Spectacular bounties of nature in Czech Republic…
There are travellers who thrive on hiking and trekking. Me…I’m not in that league. Yet, a trip to Bohemian Switzerland National Park was topping the ‘this-we-have-to-do’ list, while we drew up our Czech Republic itinerary. Just what was I thinking? I don’t know. A comfy coach that conveniently drops us off to ridiculously high vantage points for insta-worthy photo-opps, maybe. I’m aerially-challenged. And vertigo-prone. And exercise-averse. And plain lazy. (Nose wrinkle). But obsessively fascinated by that Youtube clipping on my laptop.
So, when we landed in Prague, and started digging around for details, I got my first major setback. I actually slumped back on the couch as I read the fine print: ‘6-8 kilometres of hiking’. No can do. Next morning I woke with a rethink. Let it go so easy? More research. Discouraging advise from pessimistic hotel concierge. Too tough. Too inaccessible. Locals don’t speak English. (I’m not making it up, he actually said that). Hmm, so we drop it then. Shrug. Next morning, new day. The Youtube clip is back to haunt me. A visit to the Czech Tourism Office. Positive recommendation…Ales Kubica, guide. Email drop. The reply reconfirms the 6-8 kilometres. Scowl. Give it up now. Wait, last ditch effort. Message good friend, Rashmi, who’s been to Prague just a week before. Whatsapp chat delivers inspiration. Motivation. And a decision. We are doing this!
Alec informative chitchats create the atmosphere as he drives us for an hour-and-half out of Prague until the silhouette of mountains starts defining the horizon. Anticipation already. The little village of Hrensko in Ústí nad Labem Region, bordering Germany heralds the arrival of the destination. The gentle Elbe breaks the harmony of thick forests and a bunch of half-timbered houses complete the portrait. The road snakes deeper, trees tower higher. Drop-off point at the edge of the Bohemian Switzerland National Park. A light drizzle tests my determination, and I give it a flying kiss. I’m so ready for this. Deep breaths. Fresh, misty air softly tickles my nose. Hoodie check. Umbrella check. Hiking pole check. Here we go…
Moment of glory
First steps into the 80 square kilometres of woody heaven. Wide open eyes. Lifted eyebrows. Soft whispers. Deep sighs. A mystical landscape of pine and beech. Dissolving into earthy greens and browns. Skimming over rain-drenched carpets of gold, amber, russet, scarlet, maroon leaves. Treading the sole-challenging, rough, stony path. Spotting mushroom bunches spring up from trees stumps. Crossing broken and fallen trees that lie undisturbed. Getting dwarfed by giant skyscraper trees. Shrinking under ancient, mammoth, sandstone mountains carved from a shallow sandy seabed, millions of years ago. Trudging along a narrow path that hugs sheer cliff-faces and sinks under jutting precipices. And refuelling with mysterious energy at every undiscovered bend.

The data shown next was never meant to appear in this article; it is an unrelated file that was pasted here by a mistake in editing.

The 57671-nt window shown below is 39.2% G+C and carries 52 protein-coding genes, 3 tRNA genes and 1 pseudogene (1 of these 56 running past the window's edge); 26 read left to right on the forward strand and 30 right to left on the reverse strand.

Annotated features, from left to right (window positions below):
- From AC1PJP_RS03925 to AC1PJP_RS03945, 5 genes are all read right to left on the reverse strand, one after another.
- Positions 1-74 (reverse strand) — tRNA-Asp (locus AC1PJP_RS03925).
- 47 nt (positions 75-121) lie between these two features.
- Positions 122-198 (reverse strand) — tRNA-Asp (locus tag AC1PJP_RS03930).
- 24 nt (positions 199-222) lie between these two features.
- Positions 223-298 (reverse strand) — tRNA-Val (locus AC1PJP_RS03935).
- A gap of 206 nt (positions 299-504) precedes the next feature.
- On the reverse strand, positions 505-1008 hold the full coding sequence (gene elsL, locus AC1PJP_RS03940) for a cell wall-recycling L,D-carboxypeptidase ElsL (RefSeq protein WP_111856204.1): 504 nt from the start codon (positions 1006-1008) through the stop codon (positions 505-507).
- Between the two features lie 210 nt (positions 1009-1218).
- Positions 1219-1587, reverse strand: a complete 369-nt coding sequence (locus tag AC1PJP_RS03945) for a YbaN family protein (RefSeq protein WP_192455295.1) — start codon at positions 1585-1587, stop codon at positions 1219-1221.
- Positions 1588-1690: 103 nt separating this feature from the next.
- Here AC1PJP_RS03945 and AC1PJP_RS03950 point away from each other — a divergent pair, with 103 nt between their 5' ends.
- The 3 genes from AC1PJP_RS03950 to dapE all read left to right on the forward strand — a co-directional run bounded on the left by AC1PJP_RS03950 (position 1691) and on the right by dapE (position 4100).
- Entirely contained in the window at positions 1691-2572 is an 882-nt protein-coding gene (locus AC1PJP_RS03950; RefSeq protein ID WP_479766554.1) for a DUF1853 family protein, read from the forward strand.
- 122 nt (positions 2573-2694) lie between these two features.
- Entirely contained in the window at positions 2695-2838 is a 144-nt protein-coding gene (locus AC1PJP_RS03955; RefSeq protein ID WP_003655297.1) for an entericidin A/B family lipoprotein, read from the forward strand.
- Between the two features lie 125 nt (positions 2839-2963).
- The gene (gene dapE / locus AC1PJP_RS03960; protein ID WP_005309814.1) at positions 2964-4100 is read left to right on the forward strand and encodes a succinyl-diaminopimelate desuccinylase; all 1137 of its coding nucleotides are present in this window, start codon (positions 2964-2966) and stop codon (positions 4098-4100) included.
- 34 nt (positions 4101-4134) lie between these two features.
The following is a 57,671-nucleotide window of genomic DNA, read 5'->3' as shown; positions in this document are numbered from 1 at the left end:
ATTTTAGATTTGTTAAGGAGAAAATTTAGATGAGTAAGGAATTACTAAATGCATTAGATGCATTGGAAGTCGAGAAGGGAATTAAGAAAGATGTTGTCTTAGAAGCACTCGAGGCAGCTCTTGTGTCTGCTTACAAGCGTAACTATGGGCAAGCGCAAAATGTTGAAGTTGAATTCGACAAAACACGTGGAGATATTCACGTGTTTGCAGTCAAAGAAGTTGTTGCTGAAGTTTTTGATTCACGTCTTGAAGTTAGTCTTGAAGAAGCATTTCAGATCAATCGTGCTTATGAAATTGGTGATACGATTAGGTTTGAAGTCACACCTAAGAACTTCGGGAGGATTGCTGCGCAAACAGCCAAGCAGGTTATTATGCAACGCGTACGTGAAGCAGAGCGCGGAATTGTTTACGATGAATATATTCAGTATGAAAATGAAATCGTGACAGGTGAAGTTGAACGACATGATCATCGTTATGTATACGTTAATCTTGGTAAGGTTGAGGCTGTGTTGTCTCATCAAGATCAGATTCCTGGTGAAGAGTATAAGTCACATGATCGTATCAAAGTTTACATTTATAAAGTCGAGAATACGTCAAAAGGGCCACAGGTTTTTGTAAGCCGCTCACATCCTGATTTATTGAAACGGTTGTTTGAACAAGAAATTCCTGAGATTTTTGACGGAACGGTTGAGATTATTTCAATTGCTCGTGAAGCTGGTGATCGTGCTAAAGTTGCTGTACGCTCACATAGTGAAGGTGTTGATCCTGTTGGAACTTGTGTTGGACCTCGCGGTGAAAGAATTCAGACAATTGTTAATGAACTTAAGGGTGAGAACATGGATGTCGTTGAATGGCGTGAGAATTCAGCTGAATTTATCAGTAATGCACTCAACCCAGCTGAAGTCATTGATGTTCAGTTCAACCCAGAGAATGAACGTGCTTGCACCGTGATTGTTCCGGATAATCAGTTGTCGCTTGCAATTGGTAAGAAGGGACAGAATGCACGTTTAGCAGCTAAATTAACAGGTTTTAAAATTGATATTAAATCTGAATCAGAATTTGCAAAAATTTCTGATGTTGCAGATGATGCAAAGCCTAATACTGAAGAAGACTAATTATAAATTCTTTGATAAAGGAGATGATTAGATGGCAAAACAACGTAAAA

Staring at gnarled tree branches forcing their way through the mountain cracks and crevices towards the light. Spelling eventual destruction? Wondering about soft sandstone crumbling under your hands. A beach here maybe, thousands of years later? Shhhh!! In the distance, a birdsong…can any composer create a sweeter symphony? Closer by, an incessant rhythm…silvery, tinkling teardrops dripping from leaves. And even closer…a gentle, pulsating, thudding, drumming…wait that’s my own heartbeat! Getting enveloped in the embrace of a wordless peace that soothes the soul. So why the irresistible urge to break into a dance?
Downpour. Glimpse of an insurmountable vertical rock. A twinge of doubt. No, not up there! Brush it aside. Vision of the iconic Pravčická Brána, the 399 meters high, largest natural rock arch in Europe. Wowwww! But first, shelter in the Falcon’s Nest perched precariously on a rocky outcrop. Once a hotel, now a restaurant and photography gallery. Unbeatable location. Coffee, soup or beer. And prayers for the rain to stop. Luck! Rain gods in our favour. Carefully up a narrow, slippery flight of steps. Not looking down. Clutching the handrail. Finally at the top. Whoa, the views! The Views! THE VIEWS!